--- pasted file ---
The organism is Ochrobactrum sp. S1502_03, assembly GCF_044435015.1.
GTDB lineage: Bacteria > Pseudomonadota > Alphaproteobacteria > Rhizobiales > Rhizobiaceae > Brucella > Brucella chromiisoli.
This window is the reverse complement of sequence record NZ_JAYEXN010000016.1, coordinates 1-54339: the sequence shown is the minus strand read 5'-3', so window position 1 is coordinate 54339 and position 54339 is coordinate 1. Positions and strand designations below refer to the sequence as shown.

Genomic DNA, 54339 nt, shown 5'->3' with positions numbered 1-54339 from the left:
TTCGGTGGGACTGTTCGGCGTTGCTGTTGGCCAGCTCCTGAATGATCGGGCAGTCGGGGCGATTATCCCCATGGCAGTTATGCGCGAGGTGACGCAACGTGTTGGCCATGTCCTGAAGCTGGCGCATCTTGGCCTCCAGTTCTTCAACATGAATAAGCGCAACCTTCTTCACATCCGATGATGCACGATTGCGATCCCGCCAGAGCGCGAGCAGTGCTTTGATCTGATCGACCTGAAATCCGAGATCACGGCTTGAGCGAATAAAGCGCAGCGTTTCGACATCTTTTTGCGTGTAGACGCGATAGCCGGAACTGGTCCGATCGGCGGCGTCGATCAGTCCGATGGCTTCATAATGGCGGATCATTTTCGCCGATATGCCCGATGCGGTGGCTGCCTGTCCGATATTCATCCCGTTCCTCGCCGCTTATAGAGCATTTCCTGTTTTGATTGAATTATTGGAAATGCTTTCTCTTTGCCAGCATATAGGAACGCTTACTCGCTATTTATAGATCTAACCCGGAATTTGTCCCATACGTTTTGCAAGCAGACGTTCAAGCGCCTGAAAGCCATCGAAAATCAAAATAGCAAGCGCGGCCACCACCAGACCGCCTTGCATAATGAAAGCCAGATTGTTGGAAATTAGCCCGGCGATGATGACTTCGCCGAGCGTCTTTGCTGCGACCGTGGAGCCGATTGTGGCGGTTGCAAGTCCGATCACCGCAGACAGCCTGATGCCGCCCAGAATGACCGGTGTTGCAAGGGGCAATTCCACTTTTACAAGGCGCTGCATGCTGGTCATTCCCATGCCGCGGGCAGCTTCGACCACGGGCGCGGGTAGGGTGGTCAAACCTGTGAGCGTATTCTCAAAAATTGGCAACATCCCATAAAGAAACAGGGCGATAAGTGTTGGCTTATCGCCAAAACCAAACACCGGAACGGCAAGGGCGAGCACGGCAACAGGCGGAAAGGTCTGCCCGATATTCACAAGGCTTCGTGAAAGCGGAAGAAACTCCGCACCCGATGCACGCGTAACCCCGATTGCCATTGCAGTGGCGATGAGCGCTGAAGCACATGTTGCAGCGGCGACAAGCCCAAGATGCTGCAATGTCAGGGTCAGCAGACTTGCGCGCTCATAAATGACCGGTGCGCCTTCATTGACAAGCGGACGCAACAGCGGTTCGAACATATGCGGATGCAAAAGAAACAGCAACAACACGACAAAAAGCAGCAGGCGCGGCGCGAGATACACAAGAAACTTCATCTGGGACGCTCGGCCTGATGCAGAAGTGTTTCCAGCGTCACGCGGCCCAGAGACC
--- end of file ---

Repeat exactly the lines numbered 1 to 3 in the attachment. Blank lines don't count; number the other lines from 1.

The organism is Ochrobactrum sp. S1502_03, assembly GCF_044435015.1.
GTDB lineage: Bacteria > Pseudomonadota > Alphaproteobacteria > Rhizobiales > Rhizobiaceae > Brucella > Brucella chromiisoli.
This window is the reverse complement of sequence record NZ_JAYEXN010000016.1, coordinates 1-54339: the sequence shown is the minus strand read 5'-3', so window position 1 is coordinate 54339 and position 54339 is coordinate 1. Positions and strand designations below refer to the sequence as shown.